I guess Hacks did not bother to look at any of the actual reporting that Patterico has done at this site. SHOCKA!

    JD (fb3160)

  66. Maybe he found out he didn’t like it so deep after all?

    John Hitchcock (fb941d)

  67. As for the accuracy of reporting, I will get to that.

    Strike as non – responsive.

    i have to re-read the LAT’s coverage with Pat’s critique in mind

    And so, having made a blatant slam of the host’s critical skills, Hackey Sack bravely begs off immediately from the challenge, mumbling something about “needing more time.” Quite a profile in courage, yes?

    It’s certainly possible that Pat’s critique is more accurate than the LAT reporting. But the fact remains that Pat isn’t reporting, he’s critiquing.

    Hackey’s twisted his cranial underwear into a Gordian knot at this point – but that won’t stop him from bravely continuing forward:

    Maybe he should try reporting, just to see how good he’d be at it. Nothing to fear, right?

    And we wind up the big finish, with a large strawman to complete his inanity.

    Dmac (49b16c)

  68. By Hack’s own standards of course, he has no business writing comments here at all.

    Since that’s just sniping, you know.

    SPQR (26be8b)

  69. Twatwaffle of the Day is a pretty close competition today. Peter put forth a solid effort. Mario was closing in before it went all incoherent. But, Hacks is the current leader, and appears to wish to distinguish itself early in its commenting here.
    Plus, it likes it deep. Homophobes.

    JD (fb3160)

  70. Wacists!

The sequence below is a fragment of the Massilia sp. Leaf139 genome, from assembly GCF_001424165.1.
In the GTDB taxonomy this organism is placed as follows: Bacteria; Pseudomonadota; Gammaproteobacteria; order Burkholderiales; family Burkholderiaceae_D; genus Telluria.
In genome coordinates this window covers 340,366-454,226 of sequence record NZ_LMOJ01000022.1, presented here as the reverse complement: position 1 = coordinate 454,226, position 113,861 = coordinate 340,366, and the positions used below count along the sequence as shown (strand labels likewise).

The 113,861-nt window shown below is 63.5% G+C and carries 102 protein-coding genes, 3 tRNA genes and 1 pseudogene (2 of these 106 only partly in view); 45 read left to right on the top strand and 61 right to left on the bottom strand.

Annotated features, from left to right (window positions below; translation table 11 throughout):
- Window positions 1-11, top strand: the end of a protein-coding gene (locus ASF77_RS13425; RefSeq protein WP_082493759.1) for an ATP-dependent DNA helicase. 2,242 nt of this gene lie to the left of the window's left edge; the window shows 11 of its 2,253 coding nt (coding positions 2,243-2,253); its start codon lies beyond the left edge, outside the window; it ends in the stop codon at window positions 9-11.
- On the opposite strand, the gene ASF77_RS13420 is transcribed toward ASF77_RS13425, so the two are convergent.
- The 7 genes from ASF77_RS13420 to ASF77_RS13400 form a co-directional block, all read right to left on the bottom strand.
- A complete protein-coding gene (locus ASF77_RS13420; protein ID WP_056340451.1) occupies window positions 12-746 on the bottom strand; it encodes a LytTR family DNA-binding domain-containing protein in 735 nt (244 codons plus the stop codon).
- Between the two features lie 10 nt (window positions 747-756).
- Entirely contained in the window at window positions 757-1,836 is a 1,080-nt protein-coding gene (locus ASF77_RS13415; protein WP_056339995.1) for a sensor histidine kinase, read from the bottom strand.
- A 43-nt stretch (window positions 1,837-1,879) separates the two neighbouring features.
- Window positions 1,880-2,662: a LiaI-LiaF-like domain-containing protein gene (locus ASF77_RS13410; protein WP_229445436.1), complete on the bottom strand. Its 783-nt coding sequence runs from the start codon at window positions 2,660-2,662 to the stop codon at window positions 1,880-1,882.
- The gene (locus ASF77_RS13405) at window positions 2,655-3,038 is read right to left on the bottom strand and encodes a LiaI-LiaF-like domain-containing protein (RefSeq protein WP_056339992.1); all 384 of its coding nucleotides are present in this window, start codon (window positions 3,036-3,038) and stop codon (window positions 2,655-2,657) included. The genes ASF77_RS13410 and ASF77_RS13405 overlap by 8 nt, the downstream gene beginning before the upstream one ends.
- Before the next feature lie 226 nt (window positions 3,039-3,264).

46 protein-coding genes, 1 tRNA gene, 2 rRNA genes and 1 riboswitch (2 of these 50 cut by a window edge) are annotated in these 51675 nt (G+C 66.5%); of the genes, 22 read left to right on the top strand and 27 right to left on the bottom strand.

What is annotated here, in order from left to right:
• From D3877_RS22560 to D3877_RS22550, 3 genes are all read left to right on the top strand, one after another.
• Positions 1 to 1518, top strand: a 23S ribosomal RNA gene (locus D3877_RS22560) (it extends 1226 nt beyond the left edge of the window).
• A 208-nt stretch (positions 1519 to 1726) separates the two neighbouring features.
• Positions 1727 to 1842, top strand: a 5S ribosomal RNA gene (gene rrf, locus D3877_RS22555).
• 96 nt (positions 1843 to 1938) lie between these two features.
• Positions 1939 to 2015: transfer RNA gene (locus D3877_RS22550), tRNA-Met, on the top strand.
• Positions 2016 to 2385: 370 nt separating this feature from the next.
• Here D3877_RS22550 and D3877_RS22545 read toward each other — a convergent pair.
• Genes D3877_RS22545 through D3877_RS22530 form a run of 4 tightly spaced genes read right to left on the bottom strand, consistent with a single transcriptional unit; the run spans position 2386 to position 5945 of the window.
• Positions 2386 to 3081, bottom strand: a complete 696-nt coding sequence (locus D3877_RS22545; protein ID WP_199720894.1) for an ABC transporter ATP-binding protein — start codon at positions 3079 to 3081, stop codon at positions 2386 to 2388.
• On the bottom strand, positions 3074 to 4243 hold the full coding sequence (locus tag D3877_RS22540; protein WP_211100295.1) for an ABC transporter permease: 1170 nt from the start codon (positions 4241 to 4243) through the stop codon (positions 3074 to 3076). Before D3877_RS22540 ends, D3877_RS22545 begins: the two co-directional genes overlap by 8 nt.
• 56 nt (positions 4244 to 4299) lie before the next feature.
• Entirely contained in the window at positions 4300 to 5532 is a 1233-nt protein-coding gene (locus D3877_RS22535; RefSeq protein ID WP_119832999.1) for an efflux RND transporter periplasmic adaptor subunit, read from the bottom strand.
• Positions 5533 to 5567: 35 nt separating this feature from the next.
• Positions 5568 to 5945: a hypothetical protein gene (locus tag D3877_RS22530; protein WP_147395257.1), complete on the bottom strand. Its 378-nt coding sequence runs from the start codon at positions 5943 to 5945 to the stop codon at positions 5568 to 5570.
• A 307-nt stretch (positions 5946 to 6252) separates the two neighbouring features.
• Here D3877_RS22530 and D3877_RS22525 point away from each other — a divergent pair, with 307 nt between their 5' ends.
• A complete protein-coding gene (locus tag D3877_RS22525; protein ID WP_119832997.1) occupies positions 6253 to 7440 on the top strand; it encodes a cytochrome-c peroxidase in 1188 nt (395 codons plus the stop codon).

Dmac (49b16c)

  71. Peter’s juvenile bile-filled little rants are pretty reliable insights into his delusional world from mom’s basement. It is really disturbing to see just how far from reality he actually is. I feel like I’m ready a Harry Turtledove SF alternate history novel when I see one of his weird comments.

    SPQR (26be8b)

  72. “My criticism of your product isn’t that it’s inaccurate, but that it’s coverage is so small and ideologically narrow. Were you ever to actually attempt to cover news in the way the LA Times does — rather than sniping, as you do — I serioiusly doubt you could improve on their product.”

    That’s all you got?

    Your point is that I — an amateur blogger with a full-time job — can’t replicate the breadth of coverage offered by a newspaper with a newsroom staff of hundreds of full-time workers?

    I guess you told me!

    Patterico (3b8aab)

  73. No, no one said replicate. You made that up, as is your style.

    The point is that you’re presenting the L.A. Times as somehow worse than average or worse than some kind of standard, without ever even bothering to say what that standard is.

    My way of illustrating that is to point out that, were you to try to match the L.A. Times on reporting something responsibly, you’d probably produce work that’s equally flawed, over time.

    Your coverage of the Times fails to recognize the responsibilities it takes on in trying to offer ideologically neutral, yet not neutered, coverage consistently, while accepting responsiblity to cover all the newsworthiest events, without delay.

    Hax Vobiscum (23258e)

  74. Hax, scroll up and find the “investigative reporter” and “opinion columnist” links. Then click on them if you’re brave enough.

    John Hitchcock (fb941d)

  75. The mis-reporting of statistics is so endemic to journalism today as to be laughable. This stuff is pretty basic, but not required in j-school for some reason.